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Knee prostheses

The first knee prostheses were developed about 30 years ago and changed the lives of many patients who could barely walk without pain. Placing knee prosthesis should be considered when pain, disability or effusions get worse, and medical treatments (anti-inflammatory drugs, infiltrations, viscosupplementation) are ineffective to the point where standing up, going upstairs, and walking become a problem. The patient has to decide according to his level of disability.

The surgeon can either replace the entire knee or part of the articular surfaces on the femur, tibia, and patella with a prosthesis made out of two to three different implants:
The femoral prosthesis (made out of chromium and cobalt) will slide on the polyethylene tibial plateau.
The tibial prosthesis comprises two parts:

  • a metal plateau made out of chromium and cobalt or titanium and anchored to the tibia
  • a polyethylene plateau resting on the tibial metallic plateau. This plateau can be either fixed or rotational. It ensures friction between the tibia and the femur.

The kneecap polyethylene prosthesis is only used when the patellar cartilage is severely worn-out.
Placing a prosthesis is a very common, well-standardized procedure, which usually takes 1 hour to 1.5 hours, depending on possible complications during surgery.

Placing knee prosthesis can be done using computerized monitoring, which allows for accurate positioning of the prosthetic parts.
The application system can be tailor-made based on MRI data obtained prior to the procedure. A “navigation” system can also be used.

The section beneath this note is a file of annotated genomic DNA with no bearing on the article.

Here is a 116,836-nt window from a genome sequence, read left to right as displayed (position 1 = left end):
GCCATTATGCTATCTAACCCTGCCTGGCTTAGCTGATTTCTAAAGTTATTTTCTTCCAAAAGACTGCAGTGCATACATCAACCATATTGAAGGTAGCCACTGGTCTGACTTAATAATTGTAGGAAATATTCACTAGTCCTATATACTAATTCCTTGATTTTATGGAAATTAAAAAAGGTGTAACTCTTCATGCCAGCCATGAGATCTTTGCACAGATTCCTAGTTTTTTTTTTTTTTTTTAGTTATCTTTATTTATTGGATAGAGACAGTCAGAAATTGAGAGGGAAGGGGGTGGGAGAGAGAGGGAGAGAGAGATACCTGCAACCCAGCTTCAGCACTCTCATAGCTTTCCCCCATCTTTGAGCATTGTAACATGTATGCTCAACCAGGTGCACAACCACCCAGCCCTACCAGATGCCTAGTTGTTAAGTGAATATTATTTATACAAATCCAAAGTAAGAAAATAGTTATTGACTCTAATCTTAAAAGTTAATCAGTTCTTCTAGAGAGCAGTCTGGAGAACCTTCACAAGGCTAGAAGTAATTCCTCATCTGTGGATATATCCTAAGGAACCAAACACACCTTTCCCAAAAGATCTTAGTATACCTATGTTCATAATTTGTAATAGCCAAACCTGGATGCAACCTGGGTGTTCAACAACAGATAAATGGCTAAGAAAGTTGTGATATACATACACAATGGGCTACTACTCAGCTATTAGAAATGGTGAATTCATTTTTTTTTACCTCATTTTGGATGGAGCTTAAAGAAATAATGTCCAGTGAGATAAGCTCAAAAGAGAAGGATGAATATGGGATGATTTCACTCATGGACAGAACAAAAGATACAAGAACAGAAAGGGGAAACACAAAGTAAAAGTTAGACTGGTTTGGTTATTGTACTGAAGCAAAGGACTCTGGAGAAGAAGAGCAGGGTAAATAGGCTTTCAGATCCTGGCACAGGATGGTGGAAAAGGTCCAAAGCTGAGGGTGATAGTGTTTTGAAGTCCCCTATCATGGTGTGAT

Postoperative pain is managed using strict pain control protocols and by inserting a catheter at the root of the thigh in order to insure  postoperative analgesia.
Anticoagulation and support stockings are prescribed so as to prevent phlebitis.

1- Unicompartmental knee arthroplasty

If the knee damage is limited to the joint’s inner side or to its outer side, the injured part’s articular surfaces can simply be replaced.

Single compartment prostheses are indicated in the following cases: The injury is limited to one of the tibiofemoral compartments (the other compartments are healthy), the cruciate ligaments are intact, the body mass index is below 30, there is no stiffness in the knee, and the deviation is less than or equal to 15°.
As previously mentioned, this prosthesis includes a femoral implant, a tibial implant, and a pad that only replace “half of the knee.”
Incisions and the surgical approach in general are less invasive than a few years ago, thanks to improvements in equipment and procedure. These new techniques are called minimally invasive surgeries (MIS).
This procedure involves a skin incision (6-8cm), an opening of the knee without cutting tendons or muscles more than 1cm, spreading the patella without reversing it, and equipment adapted to this minimally surgical approach.

This procedure facilitates faster recovery and decreases pain and bleeding.
Once the bone slices are made and the trial implants placed, ligament balance and stability during knee flexion are checked.
All of these benefits combined with pain control protocols allow for easier postoperative recoveries and shorter hospitalization periods.

2 – Tolal knee arthroplasty 

  • This type of prothesis completely replaces the joint, except for the patella, which can be left without putting a polyethylene button prosthesis (provided the cartilage is still in good condition).
    Aside from the joint reconstruction, the procedure allows for the reduction of preoperative deformations (varus or valgus on the lower limb).
    Ligament balance and stability and patellar alignment are checked once the bone slices are made and the trial implants are placed. Kneecap resurfacing through a polyethylene button is not mandatory.

Patients’ blood is recovered during and right after surgery (Cell Save), which reduces the need for blood transfusions.  Your blood is recovered during and right after surgery (Cell Saver) which reduces transfusions.